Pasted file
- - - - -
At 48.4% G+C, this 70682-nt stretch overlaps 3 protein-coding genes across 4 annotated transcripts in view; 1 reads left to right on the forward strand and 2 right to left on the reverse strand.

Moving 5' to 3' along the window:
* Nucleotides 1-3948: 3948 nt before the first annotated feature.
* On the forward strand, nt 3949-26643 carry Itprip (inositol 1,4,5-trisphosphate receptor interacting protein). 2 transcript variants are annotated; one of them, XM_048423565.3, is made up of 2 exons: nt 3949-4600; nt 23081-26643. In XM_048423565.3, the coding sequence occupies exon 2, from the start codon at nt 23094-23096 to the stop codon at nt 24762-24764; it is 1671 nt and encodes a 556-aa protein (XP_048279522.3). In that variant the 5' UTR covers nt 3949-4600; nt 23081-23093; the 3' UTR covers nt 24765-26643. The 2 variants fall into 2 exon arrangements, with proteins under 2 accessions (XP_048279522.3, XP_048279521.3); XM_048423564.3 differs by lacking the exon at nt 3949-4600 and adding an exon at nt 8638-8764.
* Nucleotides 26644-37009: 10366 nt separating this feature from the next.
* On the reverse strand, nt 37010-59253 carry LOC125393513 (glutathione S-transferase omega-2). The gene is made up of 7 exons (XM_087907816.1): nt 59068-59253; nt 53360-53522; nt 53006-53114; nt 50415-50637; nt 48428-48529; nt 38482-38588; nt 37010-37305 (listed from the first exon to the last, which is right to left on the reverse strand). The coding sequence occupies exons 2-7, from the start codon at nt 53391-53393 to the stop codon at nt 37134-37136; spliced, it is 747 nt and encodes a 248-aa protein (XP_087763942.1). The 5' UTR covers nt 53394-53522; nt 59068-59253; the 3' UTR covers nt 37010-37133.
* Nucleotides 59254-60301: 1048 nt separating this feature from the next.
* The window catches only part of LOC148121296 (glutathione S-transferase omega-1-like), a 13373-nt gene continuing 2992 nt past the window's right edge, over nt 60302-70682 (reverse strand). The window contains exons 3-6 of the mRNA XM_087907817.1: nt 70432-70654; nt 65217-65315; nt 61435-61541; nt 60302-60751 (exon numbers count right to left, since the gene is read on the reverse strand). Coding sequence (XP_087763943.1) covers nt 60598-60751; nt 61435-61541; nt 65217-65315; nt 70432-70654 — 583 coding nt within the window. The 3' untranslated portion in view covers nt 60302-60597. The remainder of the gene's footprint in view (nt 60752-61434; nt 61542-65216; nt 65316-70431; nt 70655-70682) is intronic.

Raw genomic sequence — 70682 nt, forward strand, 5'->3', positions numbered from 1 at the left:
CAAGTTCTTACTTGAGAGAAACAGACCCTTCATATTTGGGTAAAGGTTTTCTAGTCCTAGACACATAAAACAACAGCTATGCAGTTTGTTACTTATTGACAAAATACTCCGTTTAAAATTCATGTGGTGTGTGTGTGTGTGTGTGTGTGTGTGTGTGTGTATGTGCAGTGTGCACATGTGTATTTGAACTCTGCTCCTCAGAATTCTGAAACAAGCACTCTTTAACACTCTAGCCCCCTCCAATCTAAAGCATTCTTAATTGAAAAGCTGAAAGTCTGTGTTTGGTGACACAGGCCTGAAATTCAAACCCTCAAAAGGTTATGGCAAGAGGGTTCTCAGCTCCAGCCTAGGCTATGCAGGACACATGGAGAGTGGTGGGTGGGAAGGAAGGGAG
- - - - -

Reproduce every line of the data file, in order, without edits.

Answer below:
At 48.4% G+C, this 70682-nt stretch overlaps 3 protein-coding genes across 4 annotated transcripts in view; 1 reads left to right on the forward strand and 2 right to left on the reverse strand.

Moving 5' to 3' along the window:
* Nucleotides 1-3948: 3948 nt before the first annotated feature.
* On the forward strand, nt 3949-26643 carry Itprip (inositol 1,4,5-trisphosphate receptor interacting protein). 2 transcript variants are annotated; one of them, XM_048423565.3, is made up of 2 exons: nt 3949-4600; nt 23081-26643. In XM_048423565.3, the coding sequence occupies exon 2, from the start codon at nt 23094-23096 to the stop codon at nt 24762-24764; it is 1671 nt and encodes a 556-aa protein (XP_048279522.3). In that variant the 5' UTR covers nt 3949-4600; nt 23081-23093; the 3' UTR covers nt 24765-26643. The 2 variants fall into 2 exon arrangements, with proteins under 2 accessions (XP_048279522.3, XP_048279521.3); XM_048423564.3 differs by lacking the exon at nt 3949-4600 and adding an exon at nt 8638-8764.
* Nucleotides 26644-37009: 10366 nt separating this feature from the next.
* On the reverse strand, nt 37010-59253 carry LOC125393513 (glutathione S-transferase omega-2). The gene is made up of 7 exons (XM_087907816.1): nt 59068-59253; nt 53360-53522; nt 53006-53114; nt 50415-50637; nt 48428-48529; nt 38482-38588; nt 37010-37305 (listed from the first exon to the last, which is right to left on the reverse strand). The coding sequence occupies exons 2-7, from the start codon at nt 53391-53393 to the stop codon at nt 37134-37136; spliced, it is 747 nt and encodes a 248-aa protein (XP_087763942.1). The 5' UTR covers nt 53394-53522; nt 59068-59253; the 3' UTR covers nt 37010-37133.
* Nucleotides 59254-60301: 1048 nt separating this feature from the next.
* The window catches only part of LOC148121296 (glutathione S-transferase omega-1-like), a 13373-nt gene continuing 2992 nt past the window's right edge, over nt 60302-70682 (reverse strand). The window contains exons 3-6 of the mRNA XM_087907817.1: nt 70432-70654; nt 65217-65315; nt 61435-61541; nt 60302-60751 (exon numbers count right to left, since the gene is read on the reverse strand). Coding sequence (XP_087763943.1) covers nt 60598-60751; nt 61435-61541; nt 65217-65315; nt 70432-70654 — 583 coding nt within the window. The 3' untranslated portion in view covers nt 60302-60597. The remainder of the gene's footprint in view (nt 60752-61434; nt 61542-65216; nt 65316-70431; nt 70655-70682) is intronic.

Raw genomic sequence — 70682 nt, forward strand, 5'->3', positions numbered from 1 at the left:
CAAGTTCTTACTTGAGAGAAACAGACCCTTCATATTTGGGTAAAGGTTTTCTAGTCCTAGACACATAAAACAACAGCTATGCAGTTTGTTACTTATTGACAAAATACTCCGTTTAAAATTCATGTGGTGTGTGTGTGTGTGTGTGTGTGTGTGTGTGTGTATGTGCAGTGTGCACATGTGTATTTGAACTCTGCTCCTCAGAATTCTGAAACAAGCACTCTTTAACACTCTAGCCCCCTCCAATCTAAAGCATTCTTAATTGAAAAGCTGAAAGTCTGTGTTTGGTGACACAGGCCTGAAATTCAAACCCTCAAAAGGTTATGGCAAGAGGGTTCTCAGCTCCAGCCTAGGCTATGCAGGACACATGGAGAGTGGTGGGTGGGAAGGAAGGGAG